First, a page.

2. FV(A) is the value of the annuity at time = n A is the value of the individual payments in each compounding period i is the interest rate that would be compounded for each period of time n is the number of payment periods To get the FV of an annuity due. In practice. 4. and the application of this valuation approach is subject to various qualifications and modifications.069/4)^(5 yrs*4 qtrs in a year ) = 1000*(1+0. there are few securities with precise characteristics. equities. This is the well known Gordon Growth model used for stock valuation. each of which can be solved for: 1. Present Value of Int Factor Annuity A=P(1+r/n)^nt Investment = 1000 Int 6.Present value of a perpetuity When n → ∞. the PV of a perpetuity (a perpetual annuity) formula becomes simple division. Despite these qualifications. Future value of a growing annuity The future value of a growing annuity (FVA) formula has five variables. and other assets. each of which can be solved for: Where i ≠ g : . Future value of a present sum The future value (FV) formula is similar and uses the same variables. Future value of an annuity The future value of an annuity (FVA) formula has four variables.069/4)^20 = 1407. 3. the general approach may be used in valuations of real estate.90% Compounded Utterly (4 Times in Year) Tenure Yrs 5 = 1000*(1+. multiply the above equation by (1 + i). Most importantly. it is rare to find a growing perpetual annuity with fixed rates of growth and true perpetual cash flow generation.842172 Present value of a growing perpetuity When the perpetual annuity payment grows at a fixed rate (g) the value is theoretically determined according to the following formula.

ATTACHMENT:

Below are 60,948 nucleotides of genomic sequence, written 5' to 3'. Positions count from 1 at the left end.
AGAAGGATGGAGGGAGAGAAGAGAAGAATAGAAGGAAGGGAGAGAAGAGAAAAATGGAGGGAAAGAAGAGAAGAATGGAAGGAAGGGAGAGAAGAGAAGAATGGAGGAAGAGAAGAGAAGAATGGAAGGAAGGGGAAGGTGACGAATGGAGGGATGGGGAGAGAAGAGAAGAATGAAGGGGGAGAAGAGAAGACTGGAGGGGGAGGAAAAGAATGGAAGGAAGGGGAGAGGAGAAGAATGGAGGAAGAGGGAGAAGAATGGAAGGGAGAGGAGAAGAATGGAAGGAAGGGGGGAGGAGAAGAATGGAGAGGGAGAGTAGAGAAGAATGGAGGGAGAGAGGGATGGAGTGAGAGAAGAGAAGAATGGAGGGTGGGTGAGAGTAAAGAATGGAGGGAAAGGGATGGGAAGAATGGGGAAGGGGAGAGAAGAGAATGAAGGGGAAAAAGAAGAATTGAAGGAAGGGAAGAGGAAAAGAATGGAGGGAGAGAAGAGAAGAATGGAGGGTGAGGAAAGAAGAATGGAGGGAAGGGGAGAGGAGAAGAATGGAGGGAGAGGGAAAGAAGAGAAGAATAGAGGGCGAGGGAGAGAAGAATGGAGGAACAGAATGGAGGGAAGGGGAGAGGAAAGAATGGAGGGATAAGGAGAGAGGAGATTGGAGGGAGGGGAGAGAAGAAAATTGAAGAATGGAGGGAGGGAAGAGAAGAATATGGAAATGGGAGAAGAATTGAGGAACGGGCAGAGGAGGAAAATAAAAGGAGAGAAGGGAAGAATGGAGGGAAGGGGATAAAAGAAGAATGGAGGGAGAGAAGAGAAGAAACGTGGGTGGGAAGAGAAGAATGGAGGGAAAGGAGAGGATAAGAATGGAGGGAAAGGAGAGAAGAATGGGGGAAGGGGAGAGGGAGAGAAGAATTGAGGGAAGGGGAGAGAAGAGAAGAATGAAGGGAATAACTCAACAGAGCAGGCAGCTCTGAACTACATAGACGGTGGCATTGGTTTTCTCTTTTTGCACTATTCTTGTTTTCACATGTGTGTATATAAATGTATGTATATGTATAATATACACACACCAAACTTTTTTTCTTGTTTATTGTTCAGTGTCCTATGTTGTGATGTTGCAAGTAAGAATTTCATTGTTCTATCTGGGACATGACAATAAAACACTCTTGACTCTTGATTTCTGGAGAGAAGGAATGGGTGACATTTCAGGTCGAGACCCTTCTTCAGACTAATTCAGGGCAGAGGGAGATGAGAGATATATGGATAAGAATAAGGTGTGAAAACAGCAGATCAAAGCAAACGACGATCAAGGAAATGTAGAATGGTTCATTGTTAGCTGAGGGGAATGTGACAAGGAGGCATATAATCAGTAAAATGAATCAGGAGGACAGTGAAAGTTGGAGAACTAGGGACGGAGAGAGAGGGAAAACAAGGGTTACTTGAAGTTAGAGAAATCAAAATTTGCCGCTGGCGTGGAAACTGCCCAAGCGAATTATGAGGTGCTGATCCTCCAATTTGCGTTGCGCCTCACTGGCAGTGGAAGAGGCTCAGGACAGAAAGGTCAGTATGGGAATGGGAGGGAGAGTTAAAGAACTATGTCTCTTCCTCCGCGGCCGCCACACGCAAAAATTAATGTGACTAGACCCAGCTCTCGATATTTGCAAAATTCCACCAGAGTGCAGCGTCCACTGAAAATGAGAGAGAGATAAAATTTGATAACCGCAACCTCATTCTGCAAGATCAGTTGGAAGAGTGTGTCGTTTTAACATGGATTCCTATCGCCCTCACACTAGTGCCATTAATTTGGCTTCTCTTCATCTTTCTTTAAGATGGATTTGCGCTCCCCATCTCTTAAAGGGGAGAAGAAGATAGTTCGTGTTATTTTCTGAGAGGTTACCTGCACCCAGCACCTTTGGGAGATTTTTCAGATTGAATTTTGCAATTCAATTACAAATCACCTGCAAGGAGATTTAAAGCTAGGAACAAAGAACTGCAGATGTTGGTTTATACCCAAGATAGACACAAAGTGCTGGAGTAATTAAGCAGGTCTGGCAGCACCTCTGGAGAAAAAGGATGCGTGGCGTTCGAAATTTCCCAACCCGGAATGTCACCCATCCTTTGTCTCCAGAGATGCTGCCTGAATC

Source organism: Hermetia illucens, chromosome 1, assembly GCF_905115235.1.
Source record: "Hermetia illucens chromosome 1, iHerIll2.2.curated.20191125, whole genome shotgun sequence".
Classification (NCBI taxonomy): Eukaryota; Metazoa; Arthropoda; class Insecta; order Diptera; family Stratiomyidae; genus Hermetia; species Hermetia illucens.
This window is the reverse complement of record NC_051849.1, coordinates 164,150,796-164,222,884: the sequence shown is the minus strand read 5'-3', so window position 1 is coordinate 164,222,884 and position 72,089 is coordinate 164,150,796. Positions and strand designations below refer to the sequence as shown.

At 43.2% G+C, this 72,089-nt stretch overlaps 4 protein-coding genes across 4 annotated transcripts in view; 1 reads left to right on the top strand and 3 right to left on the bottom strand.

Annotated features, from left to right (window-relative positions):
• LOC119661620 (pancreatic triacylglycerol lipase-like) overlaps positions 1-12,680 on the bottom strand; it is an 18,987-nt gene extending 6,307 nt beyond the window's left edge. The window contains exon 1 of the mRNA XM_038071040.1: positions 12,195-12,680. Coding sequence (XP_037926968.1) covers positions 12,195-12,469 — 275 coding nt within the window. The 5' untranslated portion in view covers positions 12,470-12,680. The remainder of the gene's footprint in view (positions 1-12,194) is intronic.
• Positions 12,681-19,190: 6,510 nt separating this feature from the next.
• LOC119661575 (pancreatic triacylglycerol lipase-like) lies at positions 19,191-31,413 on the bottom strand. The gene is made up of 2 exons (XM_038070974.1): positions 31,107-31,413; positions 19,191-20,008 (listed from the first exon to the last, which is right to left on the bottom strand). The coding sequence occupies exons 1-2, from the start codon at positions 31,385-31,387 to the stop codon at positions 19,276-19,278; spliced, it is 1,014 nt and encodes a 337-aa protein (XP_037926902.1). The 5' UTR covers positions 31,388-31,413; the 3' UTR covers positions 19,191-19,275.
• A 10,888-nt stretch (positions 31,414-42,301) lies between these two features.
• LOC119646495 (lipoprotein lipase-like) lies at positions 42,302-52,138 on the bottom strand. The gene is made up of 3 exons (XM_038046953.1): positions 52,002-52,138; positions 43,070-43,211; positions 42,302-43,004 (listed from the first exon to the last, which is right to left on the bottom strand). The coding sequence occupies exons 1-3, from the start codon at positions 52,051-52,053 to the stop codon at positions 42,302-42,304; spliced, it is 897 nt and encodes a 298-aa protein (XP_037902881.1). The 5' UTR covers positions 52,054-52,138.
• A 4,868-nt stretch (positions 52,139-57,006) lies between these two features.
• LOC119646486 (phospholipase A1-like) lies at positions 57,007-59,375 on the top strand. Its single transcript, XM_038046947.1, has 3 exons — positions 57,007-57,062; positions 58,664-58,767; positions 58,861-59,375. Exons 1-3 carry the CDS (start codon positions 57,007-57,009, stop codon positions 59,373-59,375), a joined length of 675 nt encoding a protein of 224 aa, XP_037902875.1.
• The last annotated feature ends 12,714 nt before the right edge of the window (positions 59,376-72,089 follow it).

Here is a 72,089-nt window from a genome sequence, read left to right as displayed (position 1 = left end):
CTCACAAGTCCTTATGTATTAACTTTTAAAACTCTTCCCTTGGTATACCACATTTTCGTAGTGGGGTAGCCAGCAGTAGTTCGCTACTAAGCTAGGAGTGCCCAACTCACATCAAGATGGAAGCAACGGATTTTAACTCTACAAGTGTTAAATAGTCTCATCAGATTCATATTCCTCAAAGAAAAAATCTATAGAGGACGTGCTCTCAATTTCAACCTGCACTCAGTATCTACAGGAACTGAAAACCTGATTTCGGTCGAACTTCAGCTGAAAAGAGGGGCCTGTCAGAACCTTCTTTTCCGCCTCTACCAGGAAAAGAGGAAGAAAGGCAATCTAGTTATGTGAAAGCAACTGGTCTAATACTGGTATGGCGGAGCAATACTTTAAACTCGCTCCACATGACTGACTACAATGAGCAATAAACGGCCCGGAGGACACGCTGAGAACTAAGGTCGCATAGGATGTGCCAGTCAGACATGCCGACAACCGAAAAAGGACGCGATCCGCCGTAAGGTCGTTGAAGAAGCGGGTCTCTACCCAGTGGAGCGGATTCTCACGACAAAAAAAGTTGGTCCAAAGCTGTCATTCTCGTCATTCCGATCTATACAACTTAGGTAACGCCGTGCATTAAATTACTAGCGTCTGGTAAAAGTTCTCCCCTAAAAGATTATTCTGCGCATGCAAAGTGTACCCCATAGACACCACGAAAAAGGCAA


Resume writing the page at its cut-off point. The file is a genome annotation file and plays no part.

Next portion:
3.Where i = g : 1. 4. 5. 2. FV(A) is the value of the annuity at time = n A is the value of initial payment paid at time 1 i is the interest rate that would be compounded for each period of time g is the growing rate that would be compounded for each period of time n is the number of payment periods .